New Google Play Console feature breaks up data via traffic sources
Google has released new organic search data on the Google Play Console. First announced as an #ASO earthquake by mobile growth expert and ASO Stack Slack member Thomas Petit on Twitter in October 2017, doubted by many in the community, however, now confirmed through different sources. The data has become available for selected beta-testers in the User Acquisition section of the Google Play Console.
The new feature allows (1) splitting organic play store data into search andbrowse, and, ever more exiting, provides (2) data around installs per keyword!
1. Organic Play Store Data split between Search and Browse
This new data is very similar to the split of sources in the Apple App Store, allowing users to distinguish between the source type of installs coming through users that installed the app. Previously, only the total number of store listing visitors, along with organic installers, buyers and repeat buyers were available.
Now, installs of those coming in by first searching for a keyword in the store are shown separately from those that come organically via browsing the play store. The Play Store (organic) search is defined as “Unique users who found your app via Play Store Search”. Play Store (organic) browse, is defined as “Unique users who found your app via browsing the Play Store” and thus includes those that installed the app after for instance finding it in a category, featuring, as well as from the store listing view of a similar app. The browse data is unfortunately not split-up further meaning that category browsing, related apps, featuring and others being combined.
Another caveat from the feature is that none of this data can be split up by country.
Purely organics? The question if, similar to Apple iTunes Connect, the “Search” acquisition source on the Google Play Console is aggregating organic and paid traffic? This is important as Google’s Universal App Campaigns (UAC) obscure paid keyword installs, making it unclear where UAC traffic comes from. This also applies to ads in the browsing sections of the Play Store. Therefore, both Search and Browse data could very well include paid traffic. This, however, seems not to be the case: these sources are really grouped under “Play Store (Organic)” and installs from the “AdWords Campaigns” do not overlap with the other organic sources.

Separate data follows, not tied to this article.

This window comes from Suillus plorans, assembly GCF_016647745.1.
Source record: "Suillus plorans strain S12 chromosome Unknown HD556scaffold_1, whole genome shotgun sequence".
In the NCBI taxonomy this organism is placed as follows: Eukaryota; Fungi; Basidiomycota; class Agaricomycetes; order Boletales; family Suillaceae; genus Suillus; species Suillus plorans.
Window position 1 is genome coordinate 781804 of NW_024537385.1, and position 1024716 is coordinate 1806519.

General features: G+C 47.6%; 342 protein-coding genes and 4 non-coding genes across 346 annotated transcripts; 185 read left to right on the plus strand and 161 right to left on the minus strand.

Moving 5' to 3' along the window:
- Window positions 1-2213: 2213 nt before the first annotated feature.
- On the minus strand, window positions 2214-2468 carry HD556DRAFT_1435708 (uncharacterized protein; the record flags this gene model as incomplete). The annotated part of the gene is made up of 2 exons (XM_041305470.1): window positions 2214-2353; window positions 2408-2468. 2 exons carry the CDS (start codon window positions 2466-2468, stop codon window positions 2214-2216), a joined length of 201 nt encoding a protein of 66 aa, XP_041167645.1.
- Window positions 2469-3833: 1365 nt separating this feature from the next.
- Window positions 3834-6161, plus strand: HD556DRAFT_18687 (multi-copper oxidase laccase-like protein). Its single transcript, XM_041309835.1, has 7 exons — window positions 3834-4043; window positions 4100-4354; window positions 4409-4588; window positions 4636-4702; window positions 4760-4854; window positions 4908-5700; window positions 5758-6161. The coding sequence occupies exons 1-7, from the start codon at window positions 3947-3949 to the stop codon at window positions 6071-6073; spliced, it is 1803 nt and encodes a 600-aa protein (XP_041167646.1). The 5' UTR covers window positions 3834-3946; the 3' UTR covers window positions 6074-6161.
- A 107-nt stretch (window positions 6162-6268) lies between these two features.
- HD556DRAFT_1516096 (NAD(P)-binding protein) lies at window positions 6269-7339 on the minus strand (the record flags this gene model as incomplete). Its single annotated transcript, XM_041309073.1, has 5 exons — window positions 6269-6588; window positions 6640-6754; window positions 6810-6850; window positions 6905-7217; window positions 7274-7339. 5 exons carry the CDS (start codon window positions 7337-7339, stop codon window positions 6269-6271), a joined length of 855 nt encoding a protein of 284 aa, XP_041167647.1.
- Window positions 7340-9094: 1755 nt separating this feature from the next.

2. Installs per Keyword: Data for up to 1,000 search terms displayed
The second major and even more exciting change concerns installs via keywords. One of the questions that Phiture is asked most when doing ASO consulting work with clients, concerns how many installs come in via which keywords. So far, only rough volume estimations by various keyword tools existed for this.
Now, in the Google Play Console, Google allows seeing the top 1,000 search terms the app is ranking for, along with their individual conversion rate,broken down into store listing visitors, installers, retained installers or buyers. By clicking on “Play Store (organic)” on “Search” in the Acquisition reports section of the Developer Console, a separate section opens with the search terms. Again, the data can’t be split up by country.
Finally, we’ve noted that the Search/Browse data is available from October 1, 2017 onwards. The data itself seems to be somewhat unreliable, but that might change once the feature comes out of beta.
Although it is still unknown when Google will make these features available to all developers, this is likely to happen soon. Once that happens it will be interesting to analyze how much traffic indeed comes from generic search terms. Furthermore, it will be very interesting to monitor changes in search behavior for all kinds of purposes: the effectiveness of a brand campaign, seasonality in search behavior, and so on.
Clearly, this presents a major change in how developers and App Store Optimization experts will go about conducting keyword optimization for their apps, making the run for valuable keywords that do not only lead to installs but rather to paying installers even more competitive.